Reducing the overstory canopy and adding periodic burning

The 8.4-acre Luckey Oak Woodland restoration has been in process since 1998. This has involved removing the woody understory vegetation and deadening selected overstory trees (typically non-oak species) by girdling. The girdled trees were left standing for birds that nest in cavities and forage on bark. The reduction of overstory canopy coverage to 50-75% allowed for increased sunlight to the woodland floor. Periodic burning was begun in 2001 and generally continues every three years.

Native Plants and Birds

On the 5.6 acres currently restored, a significant native herbaceous ground cover has developed. This includes species endemic to oak woodland such as: Pennsylvania sedge, bottlebrush grass, fire pink, starry campion, false toadflax, huckleberry, prairie alumroot, two-flowered Cynthia and blue-eyed grass. The high, open canopy of black oak, white oak and hickory trees, along with the standing girdled snags, has attracted significant populations of red-headed and pileated woodpeckers. Work will continue on the remaining 2.8 acres in the years ahead.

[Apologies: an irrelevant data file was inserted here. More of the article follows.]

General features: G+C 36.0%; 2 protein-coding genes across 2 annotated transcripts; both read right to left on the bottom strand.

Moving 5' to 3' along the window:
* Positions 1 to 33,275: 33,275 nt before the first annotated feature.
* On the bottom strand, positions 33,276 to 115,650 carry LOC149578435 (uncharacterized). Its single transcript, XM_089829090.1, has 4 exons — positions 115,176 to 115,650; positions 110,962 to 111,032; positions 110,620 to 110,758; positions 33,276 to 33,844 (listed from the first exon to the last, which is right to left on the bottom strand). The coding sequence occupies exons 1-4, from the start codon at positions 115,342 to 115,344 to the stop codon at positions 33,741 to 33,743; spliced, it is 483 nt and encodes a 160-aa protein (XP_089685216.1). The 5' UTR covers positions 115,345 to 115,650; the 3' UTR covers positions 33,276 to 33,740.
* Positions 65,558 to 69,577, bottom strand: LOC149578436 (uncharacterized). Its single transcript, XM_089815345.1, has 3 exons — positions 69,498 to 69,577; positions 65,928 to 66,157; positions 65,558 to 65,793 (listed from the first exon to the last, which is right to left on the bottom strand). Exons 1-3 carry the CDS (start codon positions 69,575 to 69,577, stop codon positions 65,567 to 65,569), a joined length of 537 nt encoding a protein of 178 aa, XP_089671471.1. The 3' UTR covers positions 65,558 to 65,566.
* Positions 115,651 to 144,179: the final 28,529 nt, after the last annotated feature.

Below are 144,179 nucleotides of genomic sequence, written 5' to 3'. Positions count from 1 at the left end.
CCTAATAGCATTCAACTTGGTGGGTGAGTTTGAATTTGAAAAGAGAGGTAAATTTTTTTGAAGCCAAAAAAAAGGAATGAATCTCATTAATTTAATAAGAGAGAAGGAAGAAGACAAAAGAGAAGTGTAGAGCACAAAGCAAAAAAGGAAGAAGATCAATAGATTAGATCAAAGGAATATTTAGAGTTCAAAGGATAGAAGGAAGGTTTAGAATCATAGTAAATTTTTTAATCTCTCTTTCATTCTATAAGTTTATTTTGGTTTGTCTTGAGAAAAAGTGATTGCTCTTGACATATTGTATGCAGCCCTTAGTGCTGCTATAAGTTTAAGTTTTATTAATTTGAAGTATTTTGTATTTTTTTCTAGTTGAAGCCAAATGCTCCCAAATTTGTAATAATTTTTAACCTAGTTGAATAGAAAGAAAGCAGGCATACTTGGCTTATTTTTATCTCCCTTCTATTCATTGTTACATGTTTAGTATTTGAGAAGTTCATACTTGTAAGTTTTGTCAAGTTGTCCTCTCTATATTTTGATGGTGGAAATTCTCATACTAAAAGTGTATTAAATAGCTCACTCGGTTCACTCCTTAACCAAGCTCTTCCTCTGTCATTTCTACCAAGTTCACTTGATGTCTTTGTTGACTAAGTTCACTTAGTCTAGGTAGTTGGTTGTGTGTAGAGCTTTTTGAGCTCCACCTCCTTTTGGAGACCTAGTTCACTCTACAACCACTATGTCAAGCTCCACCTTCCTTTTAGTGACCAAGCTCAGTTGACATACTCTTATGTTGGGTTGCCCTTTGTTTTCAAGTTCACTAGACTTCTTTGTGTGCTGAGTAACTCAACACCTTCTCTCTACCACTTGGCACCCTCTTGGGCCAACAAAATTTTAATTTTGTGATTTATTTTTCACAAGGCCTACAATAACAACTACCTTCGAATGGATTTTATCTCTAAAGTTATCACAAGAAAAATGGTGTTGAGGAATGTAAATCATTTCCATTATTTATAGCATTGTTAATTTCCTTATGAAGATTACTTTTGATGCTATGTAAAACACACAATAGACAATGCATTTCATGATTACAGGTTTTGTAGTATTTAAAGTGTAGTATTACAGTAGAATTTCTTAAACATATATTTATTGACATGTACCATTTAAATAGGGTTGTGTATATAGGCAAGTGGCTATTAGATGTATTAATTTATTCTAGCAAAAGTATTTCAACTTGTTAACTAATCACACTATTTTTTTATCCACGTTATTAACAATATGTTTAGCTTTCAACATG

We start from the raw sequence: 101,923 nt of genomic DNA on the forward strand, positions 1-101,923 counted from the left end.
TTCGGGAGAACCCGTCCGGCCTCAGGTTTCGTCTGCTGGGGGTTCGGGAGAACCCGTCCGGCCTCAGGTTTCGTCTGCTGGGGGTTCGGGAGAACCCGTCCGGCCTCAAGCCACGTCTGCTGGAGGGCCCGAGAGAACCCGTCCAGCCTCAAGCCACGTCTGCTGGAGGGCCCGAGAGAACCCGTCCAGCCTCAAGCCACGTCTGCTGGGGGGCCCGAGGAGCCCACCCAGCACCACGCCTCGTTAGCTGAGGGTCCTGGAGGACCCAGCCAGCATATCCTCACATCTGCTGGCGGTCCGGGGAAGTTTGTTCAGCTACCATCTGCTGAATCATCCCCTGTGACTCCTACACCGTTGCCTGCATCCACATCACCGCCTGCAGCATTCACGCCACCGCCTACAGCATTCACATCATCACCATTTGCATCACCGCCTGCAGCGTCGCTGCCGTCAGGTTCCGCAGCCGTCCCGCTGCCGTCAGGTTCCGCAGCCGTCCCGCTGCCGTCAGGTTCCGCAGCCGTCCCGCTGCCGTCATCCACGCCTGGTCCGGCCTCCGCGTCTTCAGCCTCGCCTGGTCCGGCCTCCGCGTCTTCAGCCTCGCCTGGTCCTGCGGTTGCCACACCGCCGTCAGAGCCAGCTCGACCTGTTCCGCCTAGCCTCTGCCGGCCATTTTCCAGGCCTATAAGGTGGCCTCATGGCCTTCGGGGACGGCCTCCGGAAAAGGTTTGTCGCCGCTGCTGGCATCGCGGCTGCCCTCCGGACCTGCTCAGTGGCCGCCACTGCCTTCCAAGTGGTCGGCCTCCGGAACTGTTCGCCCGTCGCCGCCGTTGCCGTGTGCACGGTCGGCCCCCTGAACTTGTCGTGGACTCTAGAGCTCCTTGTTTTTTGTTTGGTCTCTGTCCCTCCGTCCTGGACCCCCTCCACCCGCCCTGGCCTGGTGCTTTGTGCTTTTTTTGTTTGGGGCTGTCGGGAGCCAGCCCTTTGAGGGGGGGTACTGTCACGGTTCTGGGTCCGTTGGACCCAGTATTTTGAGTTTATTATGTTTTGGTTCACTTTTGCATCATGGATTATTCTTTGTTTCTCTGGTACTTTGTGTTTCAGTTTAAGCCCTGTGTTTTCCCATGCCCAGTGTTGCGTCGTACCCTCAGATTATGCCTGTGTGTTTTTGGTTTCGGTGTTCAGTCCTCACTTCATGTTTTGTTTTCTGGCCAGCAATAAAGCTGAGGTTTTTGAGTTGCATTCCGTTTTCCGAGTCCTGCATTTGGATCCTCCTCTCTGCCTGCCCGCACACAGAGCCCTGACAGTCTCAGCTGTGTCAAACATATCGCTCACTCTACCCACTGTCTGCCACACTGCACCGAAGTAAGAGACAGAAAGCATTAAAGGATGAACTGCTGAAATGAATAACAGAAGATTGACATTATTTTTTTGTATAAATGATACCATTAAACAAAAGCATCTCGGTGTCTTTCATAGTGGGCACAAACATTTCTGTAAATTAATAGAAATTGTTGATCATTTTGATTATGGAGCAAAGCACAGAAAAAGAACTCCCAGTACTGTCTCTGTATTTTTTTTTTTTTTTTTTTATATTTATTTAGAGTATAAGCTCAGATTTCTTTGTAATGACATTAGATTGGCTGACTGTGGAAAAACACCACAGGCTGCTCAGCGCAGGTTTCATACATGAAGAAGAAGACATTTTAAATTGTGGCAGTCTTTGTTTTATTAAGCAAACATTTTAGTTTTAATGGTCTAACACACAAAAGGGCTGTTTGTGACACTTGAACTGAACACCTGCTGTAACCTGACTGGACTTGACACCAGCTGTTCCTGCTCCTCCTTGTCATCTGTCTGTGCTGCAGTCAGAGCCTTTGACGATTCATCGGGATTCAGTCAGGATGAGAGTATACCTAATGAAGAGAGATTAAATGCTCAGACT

The northwest corner of Luckey Woodland looking north, pretreatment (July 1998)

The northeast corner of Luckey Woodland, pretreatment; S. Sand Hill Savanna in the background, on the right side (December 2002).

After Restoration Work

The northwest corner of Luckey Woodland looking north, after understory removal and first burn (April 2001).

The west slope of Luckey Woodland, with wild lupine in the foreground (May 2010)

North view through Luckey Woodland, summer after first burn (June 2001)


Common rockrose (Helianthemum canadense) on top of Luckey Woodland ridge, first observed in 2005 (May 2012, photo – John Smith)